“In order for there to be happiness, there must be suffering, at least to a certain degree. Otherwise, how could we hope to distinguish between feelings? Happiness exists because suffering exists. Minus suffering, we wouldn’t be fully human. It’s a part of us, inseparable from all other aspects of our existence, and that’s the whole point. Secondly, suffering humbles us, something that happiness can never do,” Sam proclaimed, gaining confidence in his voice.

“That sounds very romantic, possibly even a little sentimental, but it ignores the reality of the world. All living creatures, including the three of us, will perish from the Earth. Billions of years into the future, the Earth will be destroyed, and trillions of years after that, the universe will come to an end. What kind of God would allow something like that to happen? He would have to be sadistic, if not downright mad,” Edward exclaimed, finally losing his temper.

Just as Sam started to respond, a large gasp, one found only in the most disturbed of individuals, escaped Susan’s delicate lips, causing Sam to instantly abandon his train of thought, to the great disappointment of Edward, who eagerly anticipated a reply. Susan looked down at the table, only partially aware of her surroundings. Rather shockingly, Edward remained perfectly still, not moving even once, unlike Sam, who continued to rapidly shake. Susan reached for her glass of wine, almost touching it, but her fingers refused to envelop the thin glass.

“Susan, what’s wrong?” Sam asked.

“Why must you two always fight? What good does it do? You’re killing me, the two of you,” she cried, tears bursting from her eyes.

“Life is full of fights. You should get used to it, before it’s too late,” Edward responded, rising from the table.

“What are you talking about?”

“I’m talking about facing life as it is, this very day, instead of living in some dream land,” Edward pouted.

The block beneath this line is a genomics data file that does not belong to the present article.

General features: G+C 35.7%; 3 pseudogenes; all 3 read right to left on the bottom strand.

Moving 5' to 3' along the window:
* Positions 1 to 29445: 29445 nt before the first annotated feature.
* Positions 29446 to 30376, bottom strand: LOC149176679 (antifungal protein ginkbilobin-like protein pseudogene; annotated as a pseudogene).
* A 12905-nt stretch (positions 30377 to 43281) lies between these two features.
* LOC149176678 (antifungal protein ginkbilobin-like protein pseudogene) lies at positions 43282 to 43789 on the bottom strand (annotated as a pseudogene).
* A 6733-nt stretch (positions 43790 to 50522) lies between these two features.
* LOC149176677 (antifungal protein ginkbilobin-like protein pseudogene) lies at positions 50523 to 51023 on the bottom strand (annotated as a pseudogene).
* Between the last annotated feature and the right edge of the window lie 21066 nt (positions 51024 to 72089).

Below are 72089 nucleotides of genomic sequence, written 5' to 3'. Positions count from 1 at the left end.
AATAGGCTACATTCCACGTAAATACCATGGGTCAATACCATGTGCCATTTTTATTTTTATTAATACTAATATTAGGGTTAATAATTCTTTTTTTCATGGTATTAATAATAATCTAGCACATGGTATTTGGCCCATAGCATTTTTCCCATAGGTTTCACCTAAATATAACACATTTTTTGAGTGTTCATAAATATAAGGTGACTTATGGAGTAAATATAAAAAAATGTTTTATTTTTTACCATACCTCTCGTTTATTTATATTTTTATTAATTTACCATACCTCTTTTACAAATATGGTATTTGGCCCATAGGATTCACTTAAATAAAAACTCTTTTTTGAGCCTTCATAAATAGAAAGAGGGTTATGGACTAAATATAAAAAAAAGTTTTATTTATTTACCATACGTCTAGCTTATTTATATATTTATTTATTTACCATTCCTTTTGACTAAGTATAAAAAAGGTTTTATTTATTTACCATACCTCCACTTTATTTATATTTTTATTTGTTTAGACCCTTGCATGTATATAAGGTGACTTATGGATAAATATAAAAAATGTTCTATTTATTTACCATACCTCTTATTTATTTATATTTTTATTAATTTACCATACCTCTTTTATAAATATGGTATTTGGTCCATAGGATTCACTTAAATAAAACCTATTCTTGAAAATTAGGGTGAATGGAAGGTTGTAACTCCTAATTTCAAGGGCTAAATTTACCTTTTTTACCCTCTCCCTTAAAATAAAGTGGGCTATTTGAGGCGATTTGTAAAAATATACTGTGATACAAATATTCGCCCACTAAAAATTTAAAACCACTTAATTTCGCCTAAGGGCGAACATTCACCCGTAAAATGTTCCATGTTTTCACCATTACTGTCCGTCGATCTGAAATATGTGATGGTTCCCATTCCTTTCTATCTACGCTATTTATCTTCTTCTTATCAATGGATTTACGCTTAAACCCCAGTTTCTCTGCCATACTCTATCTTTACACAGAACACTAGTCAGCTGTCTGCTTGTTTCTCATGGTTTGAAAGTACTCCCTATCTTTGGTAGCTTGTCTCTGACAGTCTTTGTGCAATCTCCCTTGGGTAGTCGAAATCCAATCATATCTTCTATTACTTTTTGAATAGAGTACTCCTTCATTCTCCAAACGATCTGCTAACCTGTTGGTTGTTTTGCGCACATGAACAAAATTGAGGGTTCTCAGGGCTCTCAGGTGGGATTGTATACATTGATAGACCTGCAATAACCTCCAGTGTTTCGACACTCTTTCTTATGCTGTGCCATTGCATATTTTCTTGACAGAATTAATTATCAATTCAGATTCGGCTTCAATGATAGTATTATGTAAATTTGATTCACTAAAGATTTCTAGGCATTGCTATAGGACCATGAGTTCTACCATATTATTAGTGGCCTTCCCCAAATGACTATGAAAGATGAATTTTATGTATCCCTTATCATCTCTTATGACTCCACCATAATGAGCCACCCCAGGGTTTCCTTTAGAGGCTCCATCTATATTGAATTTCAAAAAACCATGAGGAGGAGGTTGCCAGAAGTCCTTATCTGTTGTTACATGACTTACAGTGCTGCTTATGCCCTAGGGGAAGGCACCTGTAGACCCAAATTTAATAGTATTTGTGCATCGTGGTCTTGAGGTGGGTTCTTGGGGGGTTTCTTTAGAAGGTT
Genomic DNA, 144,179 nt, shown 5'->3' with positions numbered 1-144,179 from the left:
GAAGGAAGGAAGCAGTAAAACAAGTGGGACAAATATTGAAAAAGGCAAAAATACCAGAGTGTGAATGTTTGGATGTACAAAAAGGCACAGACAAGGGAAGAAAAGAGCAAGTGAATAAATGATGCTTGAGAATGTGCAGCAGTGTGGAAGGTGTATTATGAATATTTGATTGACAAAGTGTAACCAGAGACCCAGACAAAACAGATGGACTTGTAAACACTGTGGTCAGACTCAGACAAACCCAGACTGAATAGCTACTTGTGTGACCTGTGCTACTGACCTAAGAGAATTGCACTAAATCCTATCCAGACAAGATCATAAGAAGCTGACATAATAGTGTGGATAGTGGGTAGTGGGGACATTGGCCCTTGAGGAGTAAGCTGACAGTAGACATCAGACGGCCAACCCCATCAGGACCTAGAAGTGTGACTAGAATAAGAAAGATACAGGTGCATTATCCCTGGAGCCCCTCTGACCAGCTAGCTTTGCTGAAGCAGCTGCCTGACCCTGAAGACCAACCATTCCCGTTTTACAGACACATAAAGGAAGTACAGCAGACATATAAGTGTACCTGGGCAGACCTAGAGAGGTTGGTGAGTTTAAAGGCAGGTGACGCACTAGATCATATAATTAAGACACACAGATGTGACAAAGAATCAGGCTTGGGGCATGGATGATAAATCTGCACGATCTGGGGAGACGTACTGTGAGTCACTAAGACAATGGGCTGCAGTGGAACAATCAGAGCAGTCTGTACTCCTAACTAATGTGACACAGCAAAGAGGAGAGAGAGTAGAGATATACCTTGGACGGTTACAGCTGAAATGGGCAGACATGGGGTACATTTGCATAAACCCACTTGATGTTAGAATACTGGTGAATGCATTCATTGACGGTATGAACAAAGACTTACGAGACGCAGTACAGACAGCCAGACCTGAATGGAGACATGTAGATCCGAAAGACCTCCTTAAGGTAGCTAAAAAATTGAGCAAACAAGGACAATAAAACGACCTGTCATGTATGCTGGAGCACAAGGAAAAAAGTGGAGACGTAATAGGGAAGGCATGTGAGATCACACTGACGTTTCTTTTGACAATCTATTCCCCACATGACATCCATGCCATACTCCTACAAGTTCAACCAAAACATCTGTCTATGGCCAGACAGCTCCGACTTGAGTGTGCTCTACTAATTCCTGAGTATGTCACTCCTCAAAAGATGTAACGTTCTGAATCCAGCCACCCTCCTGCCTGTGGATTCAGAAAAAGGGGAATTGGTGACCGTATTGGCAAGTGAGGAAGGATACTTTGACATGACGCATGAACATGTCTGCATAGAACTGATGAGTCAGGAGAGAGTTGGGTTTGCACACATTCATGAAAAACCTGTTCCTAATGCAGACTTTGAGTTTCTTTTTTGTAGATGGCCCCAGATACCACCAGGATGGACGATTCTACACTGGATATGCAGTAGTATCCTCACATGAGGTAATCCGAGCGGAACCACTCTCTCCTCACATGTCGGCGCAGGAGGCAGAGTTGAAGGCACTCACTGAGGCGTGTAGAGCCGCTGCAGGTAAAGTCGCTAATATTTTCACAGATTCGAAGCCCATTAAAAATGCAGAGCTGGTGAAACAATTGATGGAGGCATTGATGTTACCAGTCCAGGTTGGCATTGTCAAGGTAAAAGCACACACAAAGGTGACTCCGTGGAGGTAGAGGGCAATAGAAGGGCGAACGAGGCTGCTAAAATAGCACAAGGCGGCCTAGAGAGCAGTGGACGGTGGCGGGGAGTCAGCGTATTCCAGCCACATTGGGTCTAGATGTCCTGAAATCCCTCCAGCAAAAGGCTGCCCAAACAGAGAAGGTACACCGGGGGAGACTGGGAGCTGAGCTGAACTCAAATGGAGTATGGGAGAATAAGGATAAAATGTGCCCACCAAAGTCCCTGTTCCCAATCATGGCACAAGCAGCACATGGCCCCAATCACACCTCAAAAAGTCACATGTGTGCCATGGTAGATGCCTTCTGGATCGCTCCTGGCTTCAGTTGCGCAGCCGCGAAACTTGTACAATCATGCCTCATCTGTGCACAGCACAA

“Edward, why did you come here, anyway? Ever since you arrived, you’ve been trying to provoke me, and I don’t know why,” Sam exclaimed, distraught beyond measure.

“If I’m provoking you, it’s only because I’m getting at you with the truth. After all, why should I, a prominent doctor, not try to cure you of your disease? You’re a very skilled farmer; there’s no question about that, but with my help, you could be ten times better, free of charge,” Edward stated, wiping his face with a napkin.

“Even if I were down on my knees, begging for a handout, I would still never ask for your help,” Sam retorted, spitting on the table.

“You will, probably sooner than you think,” Edward hissed, a large grin running across his round face.

Sam clenched his fists, all but succumbing to his anger. Edward’s pronouncements, put together with his smugness, pierced all of Sam’s emotions, cutting through even the most robust of sentiments, whether negative or positive. Lost in her own thoughts, Susan rose from the table. Her hands, upon further inspection, appeared to be shaking, with no possible end in sight. Even after witnessing his daughter’s immense pain, Edward still refused to react, his lungs only taking shallow breaths. Susan took several steps back, further slipping into a bleak abyss, from which there could be no refuge, exit, or escape.

“I feel sick,” Susan proclaimed, her face turning pale.

“Look at what you’re doing to her,” Sam yelped.

“What am I doing, to be precise, other than teaching her about the real world? Now that I’m here, I’m going to set a proper example for her, something that you could never even hope to do. You’re a very capable man, at least in your own way, but you don’t have the skill, let alone the training, to help in such matters,” Edward said in a stern voice.

“I might not have the training, but there is something that I do have,” Sam confirmed, sliding out of his chair.

“And what’s that?”

“A heart!”